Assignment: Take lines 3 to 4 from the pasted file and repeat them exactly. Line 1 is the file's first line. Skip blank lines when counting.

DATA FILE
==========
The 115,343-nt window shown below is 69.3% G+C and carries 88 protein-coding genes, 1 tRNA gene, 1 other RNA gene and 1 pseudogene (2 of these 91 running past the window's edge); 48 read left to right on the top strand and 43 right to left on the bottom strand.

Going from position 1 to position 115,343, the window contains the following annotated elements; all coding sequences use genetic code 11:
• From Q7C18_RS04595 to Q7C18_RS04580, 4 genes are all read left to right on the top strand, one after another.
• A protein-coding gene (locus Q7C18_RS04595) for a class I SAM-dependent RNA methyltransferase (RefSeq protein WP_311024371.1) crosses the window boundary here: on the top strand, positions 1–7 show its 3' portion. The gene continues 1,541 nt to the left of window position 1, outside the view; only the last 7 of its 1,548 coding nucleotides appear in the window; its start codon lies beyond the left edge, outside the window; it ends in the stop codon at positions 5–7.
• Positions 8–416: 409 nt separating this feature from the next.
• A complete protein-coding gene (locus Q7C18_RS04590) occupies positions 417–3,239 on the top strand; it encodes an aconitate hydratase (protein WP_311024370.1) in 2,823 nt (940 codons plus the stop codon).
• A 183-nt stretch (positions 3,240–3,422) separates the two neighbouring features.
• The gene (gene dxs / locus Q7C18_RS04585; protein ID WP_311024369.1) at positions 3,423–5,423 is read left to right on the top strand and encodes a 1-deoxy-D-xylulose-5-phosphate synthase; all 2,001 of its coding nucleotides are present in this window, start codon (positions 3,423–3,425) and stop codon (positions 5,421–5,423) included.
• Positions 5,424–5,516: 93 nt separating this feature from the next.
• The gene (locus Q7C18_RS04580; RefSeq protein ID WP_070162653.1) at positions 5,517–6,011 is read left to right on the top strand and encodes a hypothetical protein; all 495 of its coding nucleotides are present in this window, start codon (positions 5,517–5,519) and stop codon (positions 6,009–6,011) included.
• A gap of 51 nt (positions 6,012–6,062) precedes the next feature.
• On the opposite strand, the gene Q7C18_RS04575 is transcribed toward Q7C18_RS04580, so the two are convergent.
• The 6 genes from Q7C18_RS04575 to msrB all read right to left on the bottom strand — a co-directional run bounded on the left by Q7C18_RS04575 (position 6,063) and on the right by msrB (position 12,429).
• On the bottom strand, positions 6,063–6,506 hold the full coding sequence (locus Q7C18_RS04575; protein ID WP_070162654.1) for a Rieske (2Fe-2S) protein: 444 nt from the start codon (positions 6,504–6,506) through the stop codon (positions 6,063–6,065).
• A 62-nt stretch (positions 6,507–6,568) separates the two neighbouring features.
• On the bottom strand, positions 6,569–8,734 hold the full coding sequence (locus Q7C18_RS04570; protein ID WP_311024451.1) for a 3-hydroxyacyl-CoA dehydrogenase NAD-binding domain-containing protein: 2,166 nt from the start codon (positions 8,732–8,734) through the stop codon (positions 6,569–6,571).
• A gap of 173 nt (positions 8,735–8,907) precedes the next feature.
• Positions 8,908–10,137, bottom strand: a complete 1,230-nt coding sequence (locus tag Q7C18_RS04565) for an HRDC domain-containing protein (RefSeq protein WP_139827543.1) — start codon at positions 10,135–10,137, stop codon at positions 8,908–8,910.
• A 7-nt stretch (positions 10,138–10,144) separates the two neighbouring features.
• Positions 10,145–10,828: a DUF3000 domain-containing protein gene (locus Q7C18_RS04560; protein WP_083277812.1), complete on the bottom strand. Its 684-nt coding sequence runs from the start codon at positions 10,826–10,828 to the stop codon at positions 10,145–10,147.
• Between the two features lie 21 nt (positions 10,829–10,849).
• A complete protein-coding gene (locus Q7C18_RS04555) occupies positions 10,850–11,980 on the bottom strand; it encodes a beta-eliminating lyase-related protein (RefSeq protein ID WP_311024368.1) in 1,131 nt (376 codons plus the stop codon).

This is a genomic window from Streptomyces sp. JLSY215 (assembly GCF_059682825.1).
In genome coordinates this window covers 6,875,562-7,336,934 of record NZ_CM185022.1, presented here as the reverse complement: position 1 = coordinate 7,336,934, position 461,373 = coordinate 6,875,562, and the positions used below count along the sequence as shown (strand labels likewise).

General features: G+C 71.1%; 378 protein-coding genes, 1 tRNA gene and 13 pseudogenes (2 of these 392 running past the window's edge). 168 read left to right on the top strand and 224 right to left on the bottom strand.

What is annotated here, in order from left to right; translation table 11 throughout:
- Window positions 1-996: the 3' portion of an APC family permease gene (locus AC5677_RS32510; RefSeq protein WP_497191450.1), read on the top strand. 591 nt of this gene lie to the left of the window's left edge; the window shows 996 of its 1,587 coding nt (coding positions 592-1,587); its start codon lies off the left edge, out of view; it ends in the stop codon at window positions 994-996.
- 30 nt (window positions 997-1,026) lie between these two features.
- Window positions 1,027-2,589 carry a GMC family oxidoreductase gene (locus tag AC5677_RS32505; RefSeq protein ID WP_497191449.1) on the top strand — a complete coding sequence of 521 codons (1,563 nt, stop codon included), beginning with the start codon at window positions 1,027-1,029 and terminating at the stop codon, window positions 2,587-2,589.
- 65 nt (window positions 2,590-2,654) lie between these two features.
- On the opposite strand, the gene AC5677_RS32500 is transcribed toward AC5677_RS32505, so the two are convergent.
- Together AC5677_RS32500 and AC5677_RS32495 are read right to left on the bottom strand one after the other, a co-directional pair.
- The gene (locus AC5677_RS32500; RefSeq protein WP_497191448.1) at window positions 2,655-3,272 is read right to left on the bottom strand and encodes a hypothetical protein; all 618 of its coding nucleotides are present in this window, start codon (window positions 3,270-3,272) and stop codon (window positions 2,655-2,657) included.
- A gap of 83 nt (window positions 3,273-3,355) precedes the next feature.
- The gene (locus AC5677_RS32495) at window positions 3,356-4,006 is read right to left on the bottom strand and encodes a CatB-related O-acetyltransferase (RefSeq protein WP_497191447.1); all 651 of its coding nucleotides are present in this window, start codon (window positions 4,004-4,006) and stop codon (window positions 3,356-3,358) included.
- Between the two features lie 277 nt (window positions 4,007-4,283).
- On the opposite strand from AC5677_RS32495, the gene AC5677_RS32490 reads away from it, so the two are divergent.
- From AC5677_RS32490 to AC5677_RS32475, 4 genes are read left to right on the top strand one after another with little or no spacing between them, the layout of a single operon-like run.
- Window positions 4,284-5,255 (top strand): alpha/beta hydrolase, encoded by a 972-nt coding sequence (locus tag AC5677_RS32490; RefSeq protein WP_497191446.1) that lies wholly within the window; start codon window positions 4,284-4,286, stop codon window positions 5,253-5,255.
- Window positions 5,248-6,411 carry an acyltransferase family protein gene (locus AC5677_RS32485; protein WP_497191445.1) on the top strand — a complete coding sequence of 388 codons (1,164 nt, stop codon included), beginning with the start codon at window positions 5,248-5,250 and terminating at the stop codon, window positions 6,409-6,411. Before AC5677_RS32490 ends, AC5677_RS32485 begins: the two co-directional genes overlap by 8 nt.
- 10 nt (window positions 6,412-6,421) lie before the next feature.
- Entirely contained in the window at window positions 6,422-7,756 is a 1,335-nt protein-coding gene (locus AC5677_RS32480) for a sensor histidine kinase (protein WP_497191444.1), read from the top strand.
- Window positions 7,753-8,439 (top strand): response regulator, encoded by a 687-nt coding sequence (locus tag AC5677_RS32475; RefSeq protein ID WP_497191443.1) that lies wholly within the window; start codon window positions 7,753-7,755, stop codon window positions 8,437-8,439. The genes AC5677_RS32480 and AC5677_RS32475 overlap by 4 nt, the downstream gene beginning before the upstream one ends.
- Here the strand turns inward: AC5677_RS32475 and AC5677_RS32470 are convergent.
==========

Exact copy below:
• From Q7C18_RS04595 to Q7C18_RS04580, 4 genes are all read left to right on the top strand, one after another.
• A protein-coding gene (locus Q7C18_RS04595) for a class I SAM-dependent RNA methyltransferase (RefSeq protein WP_311024371.1) crosses the window boundary here: on the top strand, positions 1–7 show its 3' portion. The gene continues 1,541 nt to the left of window position 1, outside the view; only the last 7 of its 1,548 coding nucleotides appear in the window; its start codon lies beyond the left edge, outside the window; it ends in the stop codon at positions 5–7.